In a reversal from January, the labor market has been thoroughly shocked by the pandemic. In the last three weeks, nearly 17 million people have filed for unemployment.
In January, the unemployment rate was enjoying a 50 year low at 3.5 percent. By March, in the wake of the coronavirus, the unemployment rate jumped to 4.4 percent with payroll for non-farm workers dropping by 701,000. Layoffs only picked up steam in April, with predictions that the unemployment rate now might be as high as 13 percent.
The 16.8 million job losses has caused Heidi Shierholz, policy director of the Economic Policy Institute to declare in the tweet that “The labor market has been upended.”
The number of job losses has motivated the federal government to try and speed up financial aid and other legislation to stimulate the economy, but with the coronavirus still not contained and testing still lagging behind where it needs to be to contain it, social distancing will continue and unemployment can continue to rise. Some analysts have tried to predict total job losses due to the pandemic. Goldman Sachs has predicted 19.8 million job losses by July, which would bring most U.S. states to unemployment rates in the mid-teens.
Re-Employment and Economic Recovery
Although we need several months of data to analyze the current state of the economy properly and won’t officially know if we are in a recession until later in the year, we can definitely say that we are experiencing an economic retraction or an economic downturn that is significant and far-reaching.
The severity and duration of an impending recession depends on our ability to contain the coronavirus. Hope comes in the form of clinical trials that may reveal effective treatments for the coronavirus, which can shorten hospital stays and raise the capacity of the healthcare system to handle more patients. Help to the economy might come in the form of people who have recovered from the virus, obtained immunity, and can potentially re-enter the workforce. However, the real clincher will be the development and distribution of a vaccine, which may take a year or longer.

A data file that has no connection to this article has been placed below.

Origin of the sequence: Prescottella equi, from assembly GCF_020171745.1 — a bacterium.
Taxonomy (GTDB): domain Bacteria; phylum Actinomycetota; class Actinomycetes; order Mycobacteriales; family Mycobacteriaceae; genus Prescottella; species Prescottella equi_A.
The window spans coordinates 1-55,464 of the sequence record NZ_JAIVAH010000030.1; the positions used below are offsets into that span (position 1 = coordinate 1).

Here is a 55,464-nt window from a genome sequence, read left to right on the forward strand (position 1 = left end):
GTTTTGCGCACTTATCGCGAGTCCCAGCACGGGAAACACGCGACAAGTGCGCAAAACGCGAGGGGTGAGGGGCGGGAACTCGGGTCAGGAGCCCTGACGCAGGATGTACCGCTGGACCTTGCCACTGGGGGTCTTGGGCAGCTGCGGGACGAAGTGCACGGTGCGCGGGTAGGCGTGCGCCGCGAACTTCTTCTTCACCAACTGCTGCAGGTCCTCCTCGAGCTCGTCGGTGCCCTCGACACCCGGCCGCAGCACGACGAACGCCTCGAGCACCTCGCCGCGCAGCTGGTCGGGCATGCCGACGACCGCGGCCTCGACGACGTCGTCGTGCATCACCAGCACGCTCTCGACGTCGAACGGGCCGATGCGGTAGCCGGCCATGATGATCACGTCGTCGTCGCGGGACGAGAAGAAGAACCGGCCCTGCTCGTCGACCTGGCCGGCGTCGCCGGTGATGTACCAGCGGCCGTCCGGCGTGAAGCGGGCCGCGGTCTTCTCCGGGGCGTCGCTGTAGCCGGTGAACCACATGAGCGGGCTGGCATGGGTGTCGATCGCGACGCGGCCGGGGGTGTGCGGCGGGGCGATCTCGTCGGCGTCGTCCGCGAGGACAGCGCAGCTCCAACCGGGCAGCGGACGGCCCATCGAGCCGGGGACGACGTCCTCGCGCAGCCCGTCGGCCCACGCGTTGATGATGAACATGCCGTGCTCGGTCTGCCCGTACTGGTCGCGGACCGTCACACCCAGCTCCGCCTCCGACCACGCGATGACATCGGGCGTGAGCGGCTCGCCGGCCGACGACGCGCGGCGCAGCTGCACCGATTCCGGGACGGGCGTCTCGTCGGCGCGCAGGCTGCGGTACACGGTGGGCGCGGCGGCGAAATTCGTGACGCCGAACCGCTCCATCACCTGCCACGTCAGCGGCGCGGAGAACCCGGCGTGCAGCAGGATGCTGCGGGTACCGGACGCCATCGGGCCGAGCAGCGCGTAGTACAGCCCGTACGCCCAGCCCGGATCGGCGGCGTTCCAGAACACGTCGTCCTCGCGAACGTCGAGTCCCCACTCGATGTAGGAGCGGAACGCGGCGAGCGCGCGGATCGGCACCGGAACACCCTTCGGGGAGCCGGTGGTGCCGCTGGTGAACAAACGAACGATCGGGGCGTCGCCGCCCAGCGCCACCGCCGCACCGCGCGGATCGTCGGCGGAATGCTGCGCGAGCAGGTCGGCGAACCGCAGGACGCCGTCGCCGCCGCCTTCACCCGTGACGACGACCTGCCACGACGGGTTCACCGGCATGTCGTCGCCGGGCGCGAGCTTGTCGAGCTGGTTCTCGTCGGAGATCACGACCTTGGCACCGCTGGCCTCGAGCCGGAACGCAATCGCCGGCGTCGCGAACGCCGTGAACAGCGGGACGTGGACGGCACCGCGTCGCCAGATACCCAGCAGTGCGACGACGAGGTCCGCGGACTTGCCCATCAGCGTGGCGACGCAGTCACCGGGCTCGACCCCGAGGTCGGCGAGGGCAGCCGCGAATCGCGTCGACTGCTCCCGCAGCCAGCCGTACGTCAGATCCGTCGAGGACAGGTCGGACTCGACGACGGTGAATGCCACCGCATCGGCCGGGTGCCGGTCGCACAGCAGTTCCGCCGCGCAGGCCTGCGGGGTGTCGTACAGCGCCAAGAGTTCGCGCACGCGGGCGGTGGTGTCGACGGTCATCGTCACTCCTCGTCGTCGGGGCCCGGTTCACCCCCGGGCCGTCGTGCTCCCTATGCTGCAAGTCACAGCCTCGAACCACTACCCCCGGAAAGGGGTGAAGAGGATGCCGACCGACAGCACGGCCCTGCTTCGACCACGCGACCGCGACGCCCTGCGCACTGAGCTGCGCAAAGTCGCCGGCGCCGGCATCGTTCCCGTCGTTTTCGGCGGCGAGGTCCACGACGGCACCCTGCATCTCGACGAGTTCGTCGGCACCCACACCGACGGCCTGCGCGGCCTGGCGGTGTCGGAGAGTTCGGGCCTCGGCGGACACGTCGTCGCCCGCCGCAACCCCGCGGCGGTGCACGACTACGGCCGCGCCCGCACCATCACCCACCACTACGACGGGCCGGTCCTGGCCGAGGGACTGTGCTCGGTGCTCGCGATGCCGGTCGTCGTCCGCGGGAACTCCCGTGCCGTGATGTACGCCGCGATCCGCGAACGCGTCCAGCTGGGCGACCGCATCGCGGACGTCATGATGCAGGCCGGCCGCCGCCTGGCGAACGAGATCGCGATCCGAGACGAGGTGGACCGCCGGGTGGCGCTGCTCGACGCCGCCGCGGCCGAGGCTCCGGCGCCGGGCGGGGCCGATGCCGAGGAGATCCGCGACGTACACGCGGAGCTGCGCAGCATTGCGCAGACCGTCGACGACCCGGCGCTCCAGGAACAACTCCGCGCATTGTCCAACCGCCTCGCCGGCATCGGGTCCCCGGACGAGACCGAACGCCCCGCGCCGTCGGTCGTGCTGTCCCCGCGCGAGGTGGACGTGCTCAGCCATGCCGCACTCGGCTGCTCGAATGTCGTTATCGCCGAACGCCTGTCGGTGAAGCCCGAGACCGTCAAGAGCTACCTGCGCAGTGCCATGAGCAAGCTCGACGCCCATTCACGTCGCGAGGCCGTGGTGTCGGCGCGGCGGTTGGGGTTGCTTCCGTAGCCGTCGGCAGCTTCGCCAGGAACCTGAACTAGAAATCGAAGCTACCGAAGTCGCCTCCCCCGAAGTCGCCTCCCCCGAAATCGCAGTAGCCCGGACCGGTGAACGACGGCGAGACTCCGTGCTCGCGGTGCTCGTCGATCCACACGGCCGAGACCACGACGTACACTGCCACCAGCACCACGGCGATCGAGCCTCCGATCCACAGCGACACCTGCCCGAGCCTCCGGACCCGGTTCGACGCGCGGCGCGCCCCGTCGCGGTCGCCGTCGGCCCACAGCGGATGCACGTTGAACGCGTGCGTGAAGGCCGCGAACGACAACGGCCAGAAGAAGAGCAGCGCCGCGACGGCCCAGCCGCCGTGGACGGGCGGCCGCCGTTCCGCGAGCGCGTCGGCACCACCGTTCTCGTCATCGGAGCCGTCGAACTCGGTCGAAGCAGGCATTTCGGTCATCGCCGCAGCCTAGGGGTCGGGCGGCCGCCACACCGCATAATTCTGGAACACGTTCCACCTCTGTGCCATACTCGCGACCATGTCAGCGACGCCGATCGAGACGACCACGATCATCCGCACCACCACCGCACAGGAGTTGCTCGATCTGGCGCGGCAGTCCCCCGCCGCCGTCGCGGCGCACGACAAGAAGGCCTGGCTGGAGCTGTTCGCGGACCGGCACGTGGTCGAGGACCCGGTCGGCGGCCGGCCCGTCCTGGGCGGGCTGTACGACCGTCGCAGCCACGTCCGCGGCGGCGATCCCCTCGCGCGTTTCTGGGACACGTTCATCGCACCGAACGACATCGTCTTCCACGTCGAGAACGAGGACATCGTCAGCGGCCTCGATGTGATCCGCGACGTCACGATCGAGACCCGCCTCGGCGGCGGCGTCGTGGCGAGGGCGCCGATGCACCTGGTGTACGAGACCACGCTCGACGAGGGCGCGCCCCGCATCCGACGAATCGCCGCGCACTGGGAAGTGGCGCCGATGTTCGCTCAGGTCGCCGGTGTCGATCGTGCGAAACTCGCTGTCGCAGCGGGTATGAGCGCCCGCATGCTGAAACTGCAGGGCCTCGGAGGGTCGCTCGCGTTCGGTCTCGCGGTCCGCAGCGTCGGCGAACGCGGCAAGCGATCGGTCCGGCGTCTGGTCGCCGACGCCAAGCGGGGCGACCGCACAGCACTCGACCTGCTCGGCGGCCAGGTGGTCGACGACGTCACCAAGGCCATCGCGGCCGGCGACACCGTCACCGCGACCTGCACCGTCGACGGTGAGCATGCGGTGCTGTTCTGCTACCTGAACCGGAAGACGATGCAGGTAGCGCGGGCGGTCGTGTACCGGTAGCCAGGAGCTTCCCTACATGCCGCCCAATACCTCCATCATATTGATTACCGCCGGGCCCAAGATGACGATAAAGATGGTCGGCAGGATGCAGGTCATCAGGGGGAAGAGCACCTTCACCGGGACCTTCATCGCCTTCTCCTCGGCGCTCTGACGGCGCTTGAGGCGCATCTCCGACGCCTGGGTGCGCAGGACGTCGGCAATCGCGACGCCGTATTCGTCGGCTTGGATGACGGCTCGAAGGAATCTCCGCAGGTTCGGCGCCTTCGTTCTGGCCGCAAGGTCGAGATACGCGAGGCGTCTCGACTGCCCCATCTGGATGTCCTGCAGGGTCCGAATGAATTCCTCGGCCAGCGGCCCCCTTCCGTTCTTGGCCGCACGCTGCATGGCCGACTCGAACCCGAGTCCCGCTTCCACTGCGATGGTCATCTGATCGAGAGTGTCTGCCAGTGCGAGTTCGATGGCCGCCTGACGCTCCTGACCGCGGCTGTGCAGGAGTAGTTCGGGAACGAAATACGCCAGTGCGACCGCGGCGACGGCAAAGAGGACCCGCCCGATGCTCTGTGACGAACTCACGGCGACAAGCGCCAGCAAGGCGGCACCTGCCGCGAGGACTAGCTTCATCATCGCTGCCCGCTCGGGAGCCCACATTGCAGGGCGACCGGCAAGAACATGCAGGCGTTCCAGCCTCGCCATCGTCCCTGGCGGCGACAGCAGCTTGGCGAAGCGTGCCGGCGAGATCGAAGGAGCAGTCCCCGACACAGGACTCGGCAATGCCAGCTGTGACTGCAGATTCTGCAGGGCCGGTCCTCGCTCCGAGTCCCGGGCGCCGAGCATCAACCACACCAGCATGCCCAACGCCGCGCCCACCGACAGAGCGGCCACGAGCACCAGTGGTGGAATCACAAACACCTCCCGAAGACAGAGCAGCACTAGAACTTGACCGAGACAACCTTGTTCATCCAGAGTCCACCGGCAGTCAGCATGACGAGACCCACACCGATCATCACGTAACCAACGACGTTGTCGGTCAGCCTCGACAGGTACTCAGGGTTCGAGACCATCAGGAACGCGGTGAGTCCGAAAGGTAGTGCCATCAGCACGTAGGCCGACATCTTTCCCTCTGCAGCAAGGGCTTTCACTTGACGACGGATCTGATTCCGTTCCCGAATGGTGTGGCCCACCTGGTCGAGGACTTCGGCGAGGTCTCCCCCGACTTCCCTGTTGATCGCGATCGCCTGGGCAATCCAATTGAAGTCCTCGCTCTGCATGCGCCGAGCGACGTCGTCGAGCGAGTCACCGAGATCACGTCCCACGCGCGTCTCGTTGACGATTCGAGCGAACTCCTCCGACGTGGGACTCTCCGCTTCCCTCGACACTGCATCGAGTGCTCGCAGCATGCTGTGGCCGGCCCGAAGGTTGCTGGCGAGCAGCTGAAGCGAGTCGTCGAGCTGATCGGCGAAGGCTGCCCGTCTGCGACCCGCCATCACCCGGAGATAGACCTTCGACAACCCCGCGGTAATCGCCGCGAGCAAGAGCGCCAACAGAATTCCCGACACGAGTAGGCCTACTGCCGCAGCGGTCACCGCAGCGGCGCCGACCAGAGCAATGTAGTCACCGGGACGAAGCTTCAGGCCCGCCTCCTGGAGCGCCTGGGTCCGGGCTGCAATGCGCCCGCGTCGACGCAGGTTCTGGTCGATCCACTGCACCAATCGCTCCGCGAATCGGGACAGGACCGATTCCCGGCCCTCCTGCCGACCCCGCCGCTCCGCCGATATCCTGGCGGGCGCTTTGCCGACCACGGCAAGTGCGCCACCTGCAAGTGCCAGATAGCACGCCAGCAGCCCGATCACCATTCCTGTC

The next question to ask is “how quickly can the economy recover once the coronavirus is controlled?”
Many analysts have predicted that the sharp decline in the economy will resolve with an equally sharp, “V-shape” recovery.
One way to think about the situation is to imagine the economy as a flowing river. River water levels are highest from autumn to spring when the rains are heavier and lowest in the summer season when the climate it hot and dry. Economic booms and recessions are similarly cyclical in normal circumstances. However, in the case of the coronavirus, the social distancing that has shuttered economic activity is more like a dam in the river. The obstruction was made on purpose to save lives. If our ability to test for, treat, and prevent the coronavirus improves dramatically over the next few months, the obstruction can be lifted, and the economy will flow again.